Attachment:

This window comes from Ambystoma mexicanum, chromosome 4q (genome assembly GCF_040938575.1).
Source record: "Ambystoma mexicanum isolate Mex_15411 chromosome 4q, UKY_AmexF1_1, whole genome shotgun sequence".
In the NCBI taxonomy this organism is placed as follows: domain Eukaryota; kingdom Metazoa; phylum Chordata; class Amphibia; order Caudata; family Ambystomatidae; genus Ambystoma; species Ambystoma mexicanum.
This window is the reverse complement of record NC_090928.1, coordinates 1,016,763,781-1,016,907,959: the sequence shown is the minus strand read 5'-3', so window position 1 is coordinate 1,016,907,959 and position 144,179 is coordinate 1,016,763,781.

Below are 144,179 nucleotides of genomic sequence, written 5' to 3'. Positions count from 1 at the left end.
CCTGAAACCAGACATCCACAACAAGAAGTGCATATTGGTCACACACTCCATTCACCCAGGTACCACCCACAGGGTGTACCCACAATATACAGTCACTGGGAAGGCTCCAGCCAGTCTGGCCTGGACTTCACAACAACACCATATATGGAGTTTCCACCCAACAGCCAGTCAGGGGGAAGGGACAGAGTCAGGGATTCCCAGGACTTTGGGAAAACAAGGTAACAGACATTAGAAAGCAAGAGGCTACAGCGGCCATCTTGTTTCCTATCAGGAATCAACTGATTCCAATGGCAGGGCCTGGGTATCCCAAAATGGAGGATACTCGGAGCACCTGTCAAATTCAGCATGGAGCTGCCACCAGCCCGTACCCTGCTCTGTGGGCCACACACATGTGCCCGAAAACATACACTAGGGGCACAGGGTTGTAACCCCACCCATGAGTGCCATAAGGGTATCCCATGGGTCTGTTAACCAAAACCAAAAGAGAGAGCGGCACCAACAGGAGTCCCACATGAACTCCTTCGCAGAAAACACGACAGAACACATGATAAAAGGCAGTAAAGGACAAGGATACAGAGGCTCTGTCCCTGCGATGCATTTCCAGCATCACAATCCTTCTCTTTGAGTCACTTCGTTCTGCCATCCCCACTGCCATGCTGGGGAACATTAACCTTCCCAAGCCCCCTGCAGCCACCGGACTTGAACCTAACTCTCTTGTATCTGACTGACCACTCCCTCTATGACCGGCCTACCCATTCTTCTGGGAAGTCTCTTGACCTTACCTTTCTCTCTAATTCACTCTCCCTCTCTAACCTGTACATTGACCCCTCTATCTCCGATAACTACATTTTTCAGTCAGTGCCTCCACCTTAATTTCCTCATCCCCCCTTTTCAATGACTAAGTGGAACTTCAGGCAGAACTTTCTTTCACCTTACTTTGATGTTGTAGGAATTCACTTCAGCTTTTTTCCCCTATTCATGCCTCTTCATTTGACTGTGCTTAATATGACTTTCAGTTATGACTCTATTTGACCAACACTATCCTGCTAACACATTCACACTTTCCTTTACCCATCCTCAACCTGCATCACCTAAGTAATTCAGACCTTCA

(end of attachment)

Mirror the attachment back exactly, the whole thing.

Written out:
This window comes from Ambystoma mexicanum, chromosome 4q (genome assembly GCF_040938575.1).
Source record: "Ambystoma mexicanum isolate Mex_15411 chromosome 4q, UKY_AmexF1_1, whole genome shotgun sequence".
In the NCBI taxonomy this organism is placed as follows: domain Eukaryota; kingdom Metazoa; phylum Chordata; class Amphibia; order Caudata; family Ambystomatidae; genus Ambystoma; species Ambystoma mexicanum.
This window is the reverse complement of record NC_090928.1, coordinates 1,016,763,781-1,016,907,959: the sequence shown is the minus strand read 5'-3', so window position 1 is coordinate 1,016,907,959 and position 144,179 is coordinate 1,016,763,781.

Below are 144,179 nucleotides of genomic sequence, written 5' to 3'. Positions count from 1 at the left end.
CCTGAAACCAGACATCCACAACAAGAAGTGCATATTGGTCACACACTCCATTCACCCAGGTACCACCCACAGGGTGTACCCACAATATACAGTCACTGGGAAGGCTCCAGCCAGTCTGGCCTGGACTTCACAACAACACCATATATGGAGTTTCCACCCAACAGCCAGTCAGGGGGAAGGGACAGAGTCAGGGATTCCCAGGACTTTGGGAAAACAAGGTAACAGACATTAGAAAGCAAGAGGCTACAGCGGCCATCTTGTTTCCTATCAGGAATCAACTGATTCCAATGGCAGGGCCTGGGTATCCCAAAATGGAGGATACTCGGAGCACCTGTCAAATTCAGCATGGAGCTGCCACCAGCCCGTACCCTGCTCTGTGGGCCACACACATGTGCCCGAAAACATACACTAGGGGCACAGGGTTGTAACCCCACCCATGAGTGCCATAAGGGTATCCCATGGGTCTGTTAACCAAAACCAAAAGAGAGAGCGGCACCAACAGGAGTCCCACATGAACTCCTTCGCAGAAAACACGACAGAACACATGATAAAAGGCAGTAAAGGACAAGGATACAGAGGCTCTGTCCCTGCGATGCATTTCCAGCATCACAATCCTTCTCTTTGAGTCACTTCGTTCTGCCATCCCCACTGCCATGCTGGGGAACATTAACCTTCCCAAGCCCCCTGCAGCCACCGGACTTGAACCTAACTCTCTTGTATCTGACTGACCACTCCCTCTATGACCGGCCTACCCATTCTTCTGGGAAGTCTCTTGACCTTACCTTTCTCTCTAATTCACTCTCCCTCTCTAACCTGTACATTGACCCCTCTATCTCCGATAACTACATTTTTCAGTCAGTGCCTCCACCTTAATTTCCTCATCCCCCCTTTTCAATGACTAAGTGGAACTTCAGGCAGAACTTTCTTTCACCTTACTTTGATGTTGTAGGAATTCACTTCAGCTTTTTTCCCCTATTCATGCCTCTTCATTTGACTGTGCTTAATATGACTTTCAGTTATGACTCTATTTGACCAACACTATCCTGCTAACACATTCACACTTTCCTTTACCCATCCTCAACCTGCATCACCTAAGTAATTCAGACCTTCA